Holistic veterinarian offers natural aids amid leptspirosis outbreak

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PHOENIX (3TV/CBS 5) -

The leptospirosis bacteria is very contagious, and causes vomiting, shaking and lethargy, among other symptoms. It can also spread to humans.

Original story: More than 40 Valley dogs diagnosed with rare leptospirosis bacteria

Since September, 50 dogs have come down with leptospirosis in Maricopa County and three have died.

Related story: More dogs sick with leptospirosis in Maricopa County

Some veterinarians have the vaccine to prevent it, but holistic veterinarian Dr. Jodie Gruenstern said there are additional things you can do.

"Not all animals need to be vaccinated, I believe you should take into consideration the lifestyle of the individual and what risk they're at," said Dr. Gruenstern. 

Animal experts tell us one factor is whether your pet frequents dog parks or daycares.

Dr. Gruenstern also aid, a healthy immune system starts in the gut with probiotics.

"Sauerkraut, the old fashioned way, eating a good healthy one, not the one in the can, but the kind you buy in the cold area," Dr. Gruenstern said. She said you can give your pet a teaspoon of sauerkraut, or a tablespoon if they're a bigger dog.  

Did you ever think you could give your pet kombucha? Dr. Gruenstern said you can.

"A lot of people drink it, but the animals can have it, too, so just like the sauerkraut, you can put a tiny bit in with their food," she said.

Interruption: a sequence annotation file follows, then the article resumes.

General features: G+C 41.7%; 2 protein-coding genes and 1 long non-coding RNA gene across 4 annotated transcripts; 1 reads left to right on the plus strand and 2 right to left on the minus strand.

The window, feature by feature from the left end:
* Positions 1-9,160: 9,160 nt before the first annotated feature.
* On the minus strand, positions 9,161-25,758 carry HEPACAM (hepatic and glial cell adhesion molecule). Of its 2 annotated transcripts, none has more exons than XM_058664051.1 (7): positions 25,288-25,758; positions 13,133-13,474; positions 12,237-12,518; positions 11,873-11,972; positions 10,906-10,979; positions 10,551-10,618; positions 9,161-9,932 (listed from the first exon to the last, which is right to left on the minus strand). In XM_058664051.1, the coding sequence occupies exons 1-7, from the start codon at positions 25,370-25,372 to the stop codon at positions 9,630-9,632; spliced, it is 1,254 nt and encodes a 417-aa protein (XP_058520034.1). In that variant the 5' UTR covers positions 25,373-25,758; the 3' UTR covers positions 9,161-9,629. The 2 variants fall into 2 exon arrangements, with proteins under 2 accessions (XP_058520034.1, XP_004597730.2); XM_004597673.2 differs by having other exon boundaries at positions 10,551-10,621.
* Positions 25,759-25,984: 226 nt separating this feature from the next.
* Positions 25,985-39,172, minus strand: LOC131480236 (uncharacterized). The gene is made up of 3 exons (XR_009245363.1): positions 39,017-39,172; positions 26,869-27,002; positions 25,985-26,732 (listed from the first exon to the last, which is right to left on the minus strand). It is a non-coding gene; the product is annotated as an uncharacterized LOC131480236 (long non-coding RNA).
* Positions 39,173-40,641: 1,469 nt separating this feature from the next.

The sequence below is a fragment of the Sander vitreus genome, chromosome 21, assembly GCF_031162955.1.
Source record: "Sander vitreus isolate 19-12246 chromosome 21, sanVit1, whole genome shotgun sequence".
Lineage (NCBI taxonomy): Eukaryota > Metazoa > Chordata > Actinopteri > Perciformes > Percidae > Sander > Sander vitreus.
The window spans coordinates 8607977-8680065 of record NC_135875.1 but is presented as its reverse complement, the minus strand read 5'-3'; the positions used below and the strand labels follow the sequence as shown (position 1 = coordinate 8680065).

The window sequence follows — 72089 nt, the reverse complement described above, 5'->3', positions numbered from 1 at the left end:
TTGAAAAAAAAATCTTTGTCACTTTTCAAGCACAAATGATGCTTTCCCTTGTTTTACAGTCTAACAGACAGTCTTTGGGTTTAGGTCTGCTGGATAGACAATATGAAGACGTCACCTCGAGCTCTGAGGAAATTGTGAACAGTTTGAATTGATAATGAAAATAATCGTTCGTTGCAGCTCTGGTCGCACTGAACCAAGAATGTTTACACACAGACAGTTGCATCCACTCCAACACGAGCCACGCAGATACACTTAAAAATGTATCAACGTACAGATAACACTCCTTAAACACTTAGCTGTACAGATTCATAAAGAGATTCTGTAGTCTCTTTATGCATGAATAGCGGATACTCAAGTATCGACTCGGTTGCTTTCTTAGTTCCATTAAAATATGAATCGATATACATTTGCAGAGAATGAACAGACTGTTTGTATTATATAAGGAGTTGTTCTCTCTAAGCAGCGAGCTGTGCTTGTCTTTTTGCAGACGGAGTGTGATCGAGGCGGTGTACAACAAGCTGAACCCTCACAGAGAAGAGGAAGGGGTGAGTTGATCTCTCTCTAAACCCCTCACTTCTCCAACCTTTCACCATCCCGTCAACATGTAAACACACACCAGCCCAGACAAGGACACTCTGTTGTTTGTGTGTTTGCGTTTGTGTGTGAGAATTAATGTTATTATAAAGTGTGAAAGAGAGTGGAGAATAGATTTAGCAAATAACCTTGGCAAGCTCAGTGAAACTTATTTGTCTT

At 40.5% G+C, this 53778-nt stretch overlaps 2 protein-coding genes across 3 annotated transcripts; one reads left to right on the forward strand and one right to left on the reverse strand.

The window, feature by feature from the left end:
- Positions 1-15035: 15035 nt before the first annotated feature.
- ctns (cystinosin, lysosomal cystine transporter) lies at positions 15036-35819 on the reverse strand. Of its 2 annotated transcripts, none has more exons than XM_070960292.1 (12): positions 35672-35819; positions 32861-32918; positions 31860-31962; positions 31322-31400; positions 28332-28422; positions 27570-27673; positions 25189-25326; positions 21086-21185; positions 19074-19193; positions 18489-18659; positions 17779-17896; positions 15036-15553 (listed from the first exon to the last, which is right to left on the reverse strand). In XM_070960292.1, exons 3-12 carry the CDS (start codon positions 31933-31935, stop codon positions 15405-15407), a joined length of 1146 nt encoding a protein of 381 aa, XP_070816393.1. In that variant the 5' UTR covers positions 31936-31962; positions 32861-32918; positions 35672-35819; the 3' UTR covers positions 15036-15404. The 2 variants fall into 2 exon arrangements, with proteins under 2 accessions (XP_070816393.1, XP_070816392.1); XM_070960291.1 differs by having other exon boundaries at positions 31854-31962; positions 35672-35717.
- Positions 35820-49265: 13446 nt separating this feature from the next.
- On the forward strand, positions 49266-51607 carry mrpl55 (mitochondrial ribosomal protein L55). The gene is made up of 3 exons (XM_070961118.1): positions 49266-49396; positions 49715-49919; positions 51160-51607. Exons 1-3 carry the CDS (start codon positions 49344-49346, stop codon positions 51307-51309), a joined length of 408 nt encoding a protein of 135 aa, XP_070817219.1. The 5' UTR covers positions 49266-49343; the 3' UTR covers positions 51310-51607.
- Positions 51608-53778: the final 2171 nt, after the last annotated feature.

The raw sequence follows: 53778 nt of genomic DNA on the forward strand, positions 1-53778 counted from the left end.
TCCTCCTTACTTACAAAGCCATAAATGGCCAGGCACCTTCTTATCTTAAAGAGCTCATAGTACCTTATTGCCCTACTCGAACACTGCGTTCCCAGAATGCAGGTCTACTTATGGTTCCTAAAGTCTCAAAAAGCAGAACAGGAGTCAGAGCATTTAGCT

And relaxing baths aren't just for you, either.

"We can soak dogs and cats in a soak and add essential oils and a soap to it and that's going to help with the detox," Dr. Gruenstern said. 

Dr. Gruenstern and other veterinarians we talked to said you should always consult your vet before any kind of treatment.

Copyright 2017 KPHO/KTVK (KPHO Broadcasting Corporation). All rights reserved.


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Lindsey ReiserLindsey Reiser is a Scottsdale native and an award-winning multimedia journalist.

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Lindsey Reiser

Lindsey returned to the Valley in 2010 after covering border and immigration issues in El Paso, TX. While in El Paso she investigated public corruption, uncovered poor business practices, and routinely reported on the violence across the border.

Lindsey feels honored to have several awards under her belt, including a Society of Professional Journalists Mark of Excellence Award, Hearst Journalist Award, and several National Broadcast Education Association Awards.

Lindsey is a graduate of the Walter Cronkite School of Journalism and Mass Communication at Arizona State University, and she currently serves as a mentor to journalism students. She studied for a semester in Alicante, Spain and also earned a degree in Spanish at ASU.

She is proud to serve as a member of United Blood Services’ Community Leadership Council, a volunteer advisory board for the UBS of Arizona.

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